Golden anniversary for Massie and McAullay's Double M day
June 24 is famous for several things.
Today is the anniversary of the day John the Baptist was born, the day Henry VIII was crowned and the day American football took the name NFL. But it should also be known as WA sport’s Double M day for two momentous events that took place half a world apart and exactly half a century ago.
And in a remarkable coincidence that gives extra lustre to this remarkable golden anniversary, the sporting figures at the centre of these two remarkable feats were occasional team-mates and neighbours.
It was 1972 and Australia’s sporting focus during the day was on Subiaco Oval before turning to Lord’s at night.
The Australian National Football Carnival concluded 50 years ago today with WA hosting Victoria in the final match of a tournament played by four States over a week.
WA did not win the carnival on their home turf but one of their players – East Perth defender Ken McAullay – had a week to remember on the way to being recognised as the best footballer in the country.
McAullay was awarded the Tassie Medal as best player at the carnival while his grand finale against the Big V, when he held spearhead Peter McKenna to just one goal in a performance described by Polly Farmer as the greatest ever by a full-back, provided a Simpson Medal as WA’s best.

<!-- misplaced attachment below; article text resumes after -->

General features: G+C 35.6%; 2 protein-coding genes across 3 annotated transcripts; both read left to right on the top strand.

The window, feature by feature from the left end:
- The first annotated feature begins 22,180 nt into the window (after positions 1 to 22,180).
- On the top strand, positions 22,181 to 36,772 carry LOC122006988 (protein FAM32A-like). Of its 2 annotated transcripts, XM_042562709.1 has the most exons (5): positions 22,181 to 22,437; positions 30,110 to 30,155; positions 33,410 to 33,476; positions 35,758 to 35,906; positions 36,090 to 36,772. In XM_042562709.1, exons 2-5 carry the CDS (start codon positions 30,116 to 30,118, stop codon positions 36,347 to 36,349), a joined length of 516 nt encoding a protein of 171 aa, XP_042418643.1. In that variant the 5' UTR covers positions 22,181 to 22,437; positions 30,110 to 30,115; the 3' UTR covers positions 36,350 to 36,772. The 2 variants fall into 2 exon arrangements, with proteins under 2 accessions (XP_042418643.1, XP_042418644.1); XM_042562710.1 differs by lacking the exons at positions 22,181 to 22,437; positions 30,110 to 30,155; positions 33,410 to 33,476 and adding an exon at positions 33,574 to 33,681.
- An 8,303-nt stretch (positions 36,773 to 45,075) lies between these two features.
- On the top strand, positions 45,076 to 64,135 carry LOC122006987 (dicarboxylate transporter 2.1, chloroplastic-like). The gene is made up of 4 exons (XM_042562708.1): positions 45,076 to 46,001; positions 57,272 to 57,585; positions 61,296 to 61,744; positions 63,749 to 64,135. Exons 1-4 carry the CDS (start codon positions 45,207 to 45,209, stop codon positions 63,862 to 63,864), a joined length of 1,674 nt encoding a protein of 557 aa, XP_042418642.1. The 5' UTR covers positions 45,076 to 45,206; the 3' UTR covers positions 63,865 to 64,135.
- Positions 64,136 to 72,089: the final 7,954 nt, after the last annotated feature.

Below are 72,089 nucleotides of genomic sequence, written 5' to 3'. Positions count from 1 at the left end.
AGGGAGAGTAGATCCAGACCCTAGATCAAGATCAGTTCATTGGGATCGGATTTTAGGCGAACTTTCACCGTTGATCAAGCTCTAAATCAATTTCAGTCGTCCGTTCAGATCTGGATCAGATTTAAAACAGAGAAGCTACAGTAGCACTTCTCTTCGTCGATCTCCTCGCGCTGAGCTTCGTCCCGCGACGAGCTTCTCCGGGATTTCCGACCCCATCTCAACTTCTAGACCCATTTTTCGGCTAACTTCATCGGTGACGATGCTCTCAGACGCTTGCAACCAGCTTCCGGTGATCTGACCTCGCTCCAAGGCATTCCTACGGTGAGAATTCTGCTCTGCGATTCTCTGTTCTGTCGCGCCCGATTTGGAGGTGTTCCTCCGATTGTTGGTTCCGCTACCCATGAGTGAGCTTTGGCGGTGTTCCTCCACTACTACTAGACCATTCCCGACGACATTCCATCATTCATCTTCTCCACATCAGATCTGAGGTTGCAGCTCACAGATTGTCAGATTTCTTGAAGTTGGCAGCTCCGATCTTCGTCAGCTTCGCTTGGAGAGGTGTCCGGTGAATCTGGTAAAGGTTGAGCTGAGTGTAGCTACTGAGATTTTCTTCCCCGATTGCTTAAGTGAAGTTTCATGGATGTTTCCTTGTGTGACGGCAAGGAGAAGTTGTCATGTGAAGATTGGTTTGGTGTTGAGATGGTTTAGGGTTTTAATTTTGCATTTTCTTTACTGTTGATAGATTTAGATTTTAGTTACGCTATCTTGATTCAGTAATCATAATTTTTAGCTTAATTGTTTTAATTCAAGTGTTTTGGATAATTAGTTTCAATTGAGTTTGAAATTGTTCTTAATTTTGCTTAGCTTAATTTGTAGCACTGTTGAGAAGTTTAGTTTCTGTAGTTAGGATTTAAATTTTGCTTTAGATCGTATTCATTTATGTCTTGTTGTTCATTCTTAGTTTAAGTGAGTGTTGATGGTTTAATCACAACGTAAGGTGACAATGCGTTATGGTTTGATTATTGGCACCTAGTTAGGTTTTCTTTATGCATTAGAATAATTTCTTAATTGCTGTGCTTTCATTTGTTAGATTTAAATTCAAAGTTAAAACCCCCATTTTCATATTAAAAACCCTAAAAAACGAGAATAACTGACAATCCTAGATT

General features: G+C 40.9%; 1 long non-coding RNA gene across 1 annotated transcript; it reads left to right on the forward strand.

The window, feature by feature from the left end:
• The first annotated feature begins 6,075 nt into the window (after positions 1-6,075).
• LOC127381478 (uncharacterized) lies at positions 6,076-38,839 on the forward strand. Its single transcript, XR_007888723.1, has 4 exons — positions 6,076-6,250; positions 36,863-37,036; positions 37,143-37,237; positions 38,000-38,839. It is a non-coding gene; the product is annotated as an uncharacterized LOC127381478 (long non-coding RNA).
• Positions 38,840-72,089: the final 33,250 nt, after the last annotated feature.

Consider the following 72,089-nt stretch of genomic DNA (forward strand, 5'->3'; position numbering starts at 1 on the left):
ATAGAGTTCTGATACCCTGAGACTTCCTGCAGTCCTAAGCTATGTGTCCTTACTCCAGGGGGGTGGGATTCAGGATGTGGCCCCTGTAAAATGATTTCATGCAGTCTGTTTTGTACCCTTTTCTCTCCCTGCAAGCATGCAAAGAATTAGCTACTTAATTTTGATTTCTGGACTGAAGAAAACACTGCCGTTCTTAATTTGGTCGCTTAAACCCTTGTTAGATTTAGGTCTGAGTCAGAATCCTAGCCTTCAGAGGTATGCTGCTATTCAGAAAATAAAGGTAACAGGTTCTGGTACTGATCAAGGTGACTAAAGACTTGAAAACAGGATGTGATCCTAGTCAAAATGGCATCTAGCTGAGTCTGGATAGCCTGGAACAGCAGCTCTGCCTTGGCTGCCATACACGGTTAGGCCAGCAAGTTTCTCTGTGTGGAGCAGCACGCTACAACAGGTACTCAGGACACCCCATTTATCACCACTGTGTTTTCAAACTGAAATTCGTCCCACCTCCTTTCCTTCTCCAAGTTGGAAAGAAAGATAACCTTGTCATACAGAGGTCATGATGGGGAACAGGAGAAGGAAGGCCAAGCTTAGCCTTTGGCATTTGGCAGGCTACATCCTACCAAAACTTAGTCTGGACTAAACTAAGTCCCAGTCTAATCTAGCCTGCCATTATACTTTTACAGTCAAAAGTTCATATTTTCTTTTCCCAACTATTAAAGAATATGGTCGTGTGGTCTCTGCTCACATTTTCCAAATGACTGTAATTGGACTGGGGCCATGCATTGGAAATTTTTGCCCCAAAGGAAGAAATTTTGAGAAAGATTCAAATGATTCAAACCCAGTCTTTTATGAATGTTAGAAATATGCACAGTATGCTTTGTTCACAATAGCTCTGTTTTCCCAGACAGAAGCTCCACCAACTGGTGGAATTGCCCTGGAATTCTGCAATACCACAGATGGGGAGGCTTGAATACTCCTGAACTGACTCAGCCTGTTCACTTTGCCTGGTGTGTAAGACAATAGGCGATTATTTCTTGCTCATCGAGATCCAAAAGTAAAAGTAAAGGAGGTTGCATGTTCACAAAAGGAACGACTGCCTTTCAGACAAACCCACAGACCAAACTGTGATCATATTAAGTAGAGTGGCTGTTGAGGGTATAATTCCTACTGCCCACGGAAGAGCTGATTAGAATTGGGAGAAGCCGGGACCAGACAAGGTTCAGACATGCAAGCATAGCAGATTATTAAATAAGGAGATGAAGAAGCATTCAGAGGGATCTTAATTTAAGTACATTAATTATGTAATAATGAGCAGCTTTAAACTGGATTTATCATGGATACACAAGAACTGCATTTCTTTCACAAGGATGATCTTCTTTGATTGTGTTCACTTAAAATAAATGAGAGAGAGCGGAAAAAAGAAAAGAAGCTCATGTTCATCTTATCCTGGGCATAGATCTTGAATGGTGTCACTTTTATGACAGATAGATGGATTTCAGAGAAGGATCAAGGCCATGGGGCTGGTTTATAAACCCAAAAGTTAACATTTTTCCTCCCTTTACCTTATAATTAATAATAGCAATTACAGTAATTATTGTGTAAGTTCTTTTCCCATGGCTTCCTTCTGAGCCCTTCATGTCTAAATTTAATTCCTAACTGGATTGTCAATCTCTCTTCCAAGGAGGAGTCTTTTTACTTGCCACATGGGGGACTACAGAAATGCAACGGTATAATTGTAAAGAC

That was the central element of a year in which McAullay, a solid opening batsman with reasonable Test ambitions, helped WA secure Sheffield Shield titles in the summers that bookended his breakout football season. Another Simpson Medal in East Perth’s grand final win provided even more cream.
One of the WA players who was also part of those two shield wins was McAullay’s Bassendean-Bayswater colleague Bob Massie who was about to produce one of Test cricket’s most spectacular arrivals.
The second Ashes Test started at Lord’s on June 22, 1972 with two West Australian debutants – Massie and Ross Edwards – replacing two West Australian team-mates in John Inverarity and Graeme Watson.
Bowling what proved to be almost unplayable in- and out-swingers in the perfect conditions, Massie claimed five wickets on the first day and then cleaned up the tail the next morning to have 8-84 in his debut innings. It was the best start to a Test career the game had witnessed.
Things got even better from there. Greg Chappell’s exquisite century set up Australia’s small lead before Massie was thrown the new ball early on the third day – 50 years ago today. His WA mate Dennis Lillee immediately struck twice before Massie, bowling for the rest of the day and mostly around the wicket, drew edge after edge to go to stumps with seven wickets to his name.
Only five Australian bowlers – including only Nathan Lyon and Craig McDermott since Massie’s feat – have had better bowling days for their country. When Massie got the final wicket the next day, he had 8-53 to his name and a place in history as the only bowler – to that point - to take 16 wickets on debut.
Massie returned to Perth at the end of the Ashes series, had several good Test days against Pakistan that summer and was reunited with his club mate McAullay at the start of the winning shield summer.
Neither player was to ever scale the heights they reached 50 years ago today but, then, few other athletes have reached them as well.